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Gospel Powered Parenting March 26, 2012

Posted by clintcarter in Life.

ImageLast week I finished reading Gospel Powered Parenting.  It was hands down the best book I’ve read in the past year (and I’ve read some good ones).  Obviously my stage of life plays a significant role in why I found this book so helpful.  I suppose if you aren’t a parent you wouldn’t find it as compelling.

Rarely do non-fiction books get better and more interesting with each passing chapter.  GPP accomplished that.  It was so good that I started expecting a drop-off in quality but it never came.

I could fill several blog posts with thought provoking quotes from Farley, but instead I want to share a couple of reasons why this book stands apart from other parenting books I’ve read.

First, the Gospel permeates every page.  This is unique because many books on parenting focus on the inherent goodness of your child.  But the Gospel is good news because it is a solution to a problem.  The biggest problem my kids have is the sin that dwells within.  If I don’t address that fundamental problem, my trajectory for discipline and training will be skewed.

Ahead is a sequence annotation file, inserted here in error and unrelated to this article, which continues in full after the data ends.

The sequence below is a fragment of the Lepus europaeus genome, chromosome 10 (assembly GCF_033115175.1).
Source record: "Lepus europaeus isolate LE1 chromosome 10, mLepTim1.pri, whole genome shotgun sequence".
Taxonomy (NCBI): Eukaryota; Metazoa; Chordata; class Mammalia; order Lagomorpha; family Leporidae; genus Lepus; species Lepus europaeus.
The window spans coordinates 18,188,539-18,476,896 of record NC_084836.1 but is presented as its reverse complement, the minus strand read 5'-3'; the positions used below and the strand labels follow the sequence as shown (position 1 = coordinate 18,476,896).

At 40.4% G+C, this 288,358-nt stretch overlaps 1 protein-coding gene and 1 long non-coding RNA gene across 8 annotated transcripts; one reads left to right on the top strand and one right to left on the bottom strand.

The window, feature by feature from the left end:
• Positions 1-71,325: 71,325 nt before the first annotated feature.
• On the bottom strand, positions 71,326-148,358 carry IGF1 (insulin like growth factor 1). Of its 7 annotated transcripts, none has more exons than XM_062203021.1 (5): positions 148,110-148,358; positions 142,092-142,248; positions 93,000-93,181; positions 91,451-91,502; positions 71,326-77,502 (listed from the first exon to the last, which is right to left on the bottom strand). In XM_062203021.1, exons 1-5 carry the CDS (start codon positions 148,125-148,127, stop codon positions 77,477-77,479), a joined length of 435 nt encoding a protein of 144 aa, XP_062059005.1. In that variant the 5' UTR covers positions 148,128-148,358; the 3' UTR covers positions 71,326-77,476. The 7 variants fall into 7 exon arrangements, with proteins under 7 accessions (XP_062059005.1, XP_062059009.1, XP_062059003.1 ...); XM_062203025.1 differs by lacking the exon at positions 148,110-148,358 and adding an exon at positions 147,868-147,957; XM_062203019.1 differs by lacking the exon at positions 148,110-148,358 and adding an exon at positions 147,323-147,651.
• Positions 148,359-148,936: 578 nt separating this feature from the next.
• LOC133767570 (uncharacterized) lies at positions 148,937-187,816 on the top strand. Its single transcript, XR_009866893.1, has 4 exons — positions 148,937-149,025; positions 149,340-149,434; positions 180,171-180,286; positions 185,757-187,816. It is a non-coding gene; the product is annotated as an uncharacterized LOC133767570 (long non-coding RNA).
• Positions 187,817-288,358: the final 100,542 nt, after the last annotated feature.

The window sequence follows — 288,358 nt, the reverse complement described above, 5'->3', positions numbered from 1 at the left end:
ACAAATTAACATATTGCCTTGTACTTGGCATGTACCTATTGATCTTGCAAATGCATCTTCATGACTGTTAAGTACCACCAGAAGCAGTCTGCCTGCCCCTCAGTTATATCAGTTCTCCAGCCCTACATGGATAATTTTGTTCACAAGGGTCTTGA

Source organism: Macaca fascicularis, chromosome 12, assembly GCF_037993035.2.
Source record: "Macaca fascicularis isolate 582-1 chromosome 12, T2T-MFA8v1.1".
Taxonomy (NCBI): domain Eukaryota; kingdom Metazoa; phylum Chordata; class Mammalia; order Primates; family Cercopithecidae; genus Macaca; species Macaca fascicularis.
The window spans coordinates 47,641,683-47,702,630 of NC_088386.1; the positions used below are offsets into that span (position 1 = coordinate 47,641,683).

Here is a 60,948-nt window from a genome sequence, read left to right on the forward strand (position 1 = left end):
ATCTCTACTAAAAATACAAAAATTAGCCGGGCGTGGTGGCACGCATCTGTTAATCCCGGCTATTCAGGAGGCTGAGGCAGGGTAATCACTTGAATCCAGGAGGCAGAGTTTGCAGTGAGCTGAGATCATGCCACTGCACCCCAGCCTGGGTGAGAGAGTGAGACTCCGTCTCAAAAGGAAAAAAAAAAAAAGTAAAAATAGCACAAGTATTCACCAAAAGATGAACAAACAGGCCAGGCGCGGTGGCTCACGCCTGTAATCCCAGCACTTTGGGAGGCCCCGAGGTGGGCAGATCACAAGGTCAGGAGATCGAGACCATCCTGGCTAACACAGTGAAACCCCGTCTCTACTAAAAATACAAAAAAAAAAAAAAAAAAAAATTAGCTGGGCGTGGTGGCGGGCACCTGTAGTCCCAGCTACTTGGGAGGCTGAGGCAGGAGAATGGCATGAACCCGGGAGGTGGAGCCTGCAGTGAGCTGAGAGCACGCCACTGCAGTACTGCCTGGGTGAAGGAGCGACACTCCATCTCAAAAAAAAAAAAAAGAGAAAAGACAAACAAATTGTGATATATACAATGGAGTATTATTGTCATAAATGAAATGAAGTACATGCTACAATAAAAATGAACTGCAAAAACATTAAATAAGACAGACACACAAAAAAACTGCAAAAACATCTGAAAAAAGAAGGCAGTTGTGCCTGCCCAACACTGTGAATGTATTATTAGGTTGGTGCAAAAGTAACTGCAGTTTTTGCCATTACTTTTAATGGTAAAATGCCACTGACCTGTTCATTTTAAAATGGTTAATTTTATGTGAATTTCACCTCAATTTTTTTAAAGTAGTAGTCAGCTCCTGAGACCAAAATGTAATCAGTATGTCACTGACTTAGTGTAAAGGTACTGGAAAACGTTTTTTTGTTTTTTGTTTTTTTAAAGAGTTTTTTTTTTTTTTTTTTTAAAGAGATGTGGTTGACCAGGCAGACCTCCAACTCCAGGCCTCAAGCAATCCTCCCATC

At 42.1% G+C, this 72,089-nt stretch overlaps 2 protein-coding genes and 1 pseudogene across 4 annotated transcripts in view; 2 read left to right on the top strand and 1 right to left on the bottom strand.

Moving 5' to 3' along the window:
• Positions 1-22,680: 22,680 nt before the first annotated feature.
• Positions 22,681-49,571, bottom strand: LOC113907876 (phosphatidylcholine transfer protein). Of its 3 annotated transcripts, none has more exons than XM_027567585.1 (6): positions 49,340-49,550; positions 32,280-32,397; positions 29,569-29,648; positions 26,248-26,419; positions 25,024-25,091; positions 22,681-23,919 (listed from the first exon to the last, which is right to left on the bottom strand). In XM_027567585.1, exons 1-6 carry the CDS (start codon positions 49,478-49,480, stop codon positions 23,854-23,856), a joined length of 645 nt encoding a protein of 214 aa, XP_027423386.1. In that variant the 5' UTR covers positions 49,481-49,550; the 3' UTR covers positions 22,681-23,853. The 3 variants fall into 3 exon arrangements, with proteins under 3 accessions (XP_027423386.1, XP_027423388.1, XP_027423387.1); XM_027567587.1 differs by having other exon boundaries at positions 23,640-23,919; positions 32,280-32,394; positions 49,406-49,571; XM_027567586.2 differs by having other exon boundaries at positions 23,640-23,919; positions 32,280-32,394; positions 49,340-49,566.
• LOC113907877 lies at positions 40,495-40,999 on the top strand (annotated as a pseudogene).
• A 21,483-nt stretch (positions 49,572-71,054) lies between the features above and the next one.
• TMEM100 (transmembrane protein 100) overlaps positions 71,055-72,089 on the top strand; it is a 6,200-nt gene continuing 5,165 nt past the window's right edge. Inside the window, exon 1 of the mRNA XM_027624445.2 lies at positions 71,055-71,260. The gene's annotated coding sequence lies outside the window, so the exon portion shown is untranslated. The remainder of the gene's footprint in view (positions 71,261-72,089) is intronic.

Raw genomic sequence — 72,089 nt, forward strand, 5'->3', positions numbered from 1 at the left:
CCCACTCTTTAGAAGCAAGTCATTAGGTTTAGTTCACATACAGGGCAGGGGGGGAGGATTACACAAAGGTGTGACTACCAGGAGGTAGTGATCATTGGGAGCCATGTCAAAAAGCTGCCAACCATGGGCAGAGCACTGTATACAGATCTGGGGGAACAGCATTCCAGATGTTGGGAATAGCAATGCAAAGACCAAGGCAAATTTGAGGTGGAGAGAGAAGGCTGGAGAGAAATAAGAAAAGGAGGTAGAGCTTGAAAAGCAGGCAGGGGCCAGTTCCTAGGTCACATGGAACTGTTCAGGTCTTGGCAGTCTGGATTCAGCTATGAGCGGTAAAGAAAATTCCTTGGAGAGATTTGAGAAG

Second, (one of the light bulb moments for me) effective parents equip their children not by changing and controlling their environments but by going after their hearts.  After our children have made a decision to follow Jesus, we need to lean into their new birth to bring new desires – more so than expecting our rules and boundaries to control them.  Because of this, effective discipline addresses more than actions and behavior – it also seeks to address attitudes and heart motivation.

There is so much more that I gleaned and that we have begun to put into practice.  If you are a parent and will only read one book this year (other than the Bible), I’d recommend this one.  If you are a father and not much of a reader, I’d encourage you to buy the book and read chapter 7.  After reading that chapter, I think you’ll be so aware of your need for help that you’ll probably end up reading the rest of the book.

I’m grateful for William Farley and his willingness to share his failures, his successes and what he has learned about raising children who love Jesus.



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